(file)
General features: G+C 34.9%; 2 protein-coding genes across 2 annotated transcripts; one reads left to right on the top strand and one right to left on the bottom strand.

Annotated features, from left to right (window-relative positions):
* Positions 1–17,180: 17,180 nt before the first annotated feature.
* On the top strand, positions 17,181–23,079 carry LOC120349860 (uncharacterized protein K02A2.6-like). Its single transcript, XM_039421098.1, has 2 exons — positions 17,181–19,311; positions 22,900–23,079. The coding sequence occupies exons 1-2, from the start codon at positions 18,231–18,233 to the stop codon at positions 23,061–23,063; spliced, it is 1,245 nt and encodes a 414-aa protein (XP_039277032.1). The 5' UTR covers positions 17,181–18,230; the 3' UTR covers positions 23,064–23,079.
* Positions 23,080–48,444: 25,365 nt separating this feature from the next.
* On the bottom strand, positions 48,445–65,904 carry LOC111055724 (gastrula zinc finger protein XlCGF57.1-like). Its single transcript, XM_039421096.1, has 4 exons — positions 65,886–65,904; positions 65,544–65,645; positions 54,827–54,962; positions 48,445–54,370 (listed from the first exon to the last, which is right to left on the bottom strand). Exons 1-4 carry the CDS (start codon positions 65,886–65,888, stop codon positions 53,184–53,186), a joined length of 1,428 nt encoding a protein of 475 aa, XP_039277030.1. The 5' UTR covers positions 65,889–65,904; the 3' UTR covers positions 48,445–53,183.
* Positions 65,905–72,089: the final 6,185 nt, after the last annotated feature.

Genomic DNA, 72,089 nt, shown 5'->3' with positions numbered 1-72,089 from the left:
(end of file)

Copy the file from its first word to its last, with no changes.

General features: G+C 34.9%; 2 protein-coding genes across 2 annotated transcripts; one reads left to right on the top strand and one right to left on the bottom strand.

Annotated features, from left to right (window-relative positions):
* Positions 1–17,180: 17,180 nt before the first annotated feature.
* On the top strand, positions 17,181–23,079 carry LOC120349860 (uncharacterized protein K02A2.6-like). Its single transcript, XM_039421098.1, has 2 exons — positions 17,181–19,311; positions 22,900–23,079. The coding sequence occupies exons 1-2, from the start codon at positions 18,231–18,233 to the stop codon at positions 23,061–23,063; spliced, it is 1,245 nt and encodes a 414-aa protein (XP_039277032.1). The 5' UTR covers positions 17,181–18,230; the 3' UTR covers positions 23,064–23,079.
* Positions 23,080–48,444: 25,365 nt separating this feature from the next.
* On the bottom strand, positions 48,445–65,904 carry LOC111055724 (gastrula zinc finger protein XlCGF57.1-like). Its single transcript, XM_039421096.1, has 4 exons — positions 65,886–65,904; positions 65,544–65,645; positions 54,827–54,962; positions 48,445–54,370 (listed from the first exon to the last, which is right to left on the bottom strand). Exons 1-4 carry the CDS (start codon positions 65,886–65,888, stop codon positions 53,184–53,186), a joined length of 1,428 nt encoding a protein of 475 aa, XP_039277030.1. The 5' UTR covers positions 65,889–65,904; the 3' UTR covers positions 48,445–53,183.
* Positions 65,905–72,089: the final 6,185 nt, after the last annotated feature.

Genomic DNA, 72,089 nt, shown 5'->3' with positions numbered 1-72,089 from the left: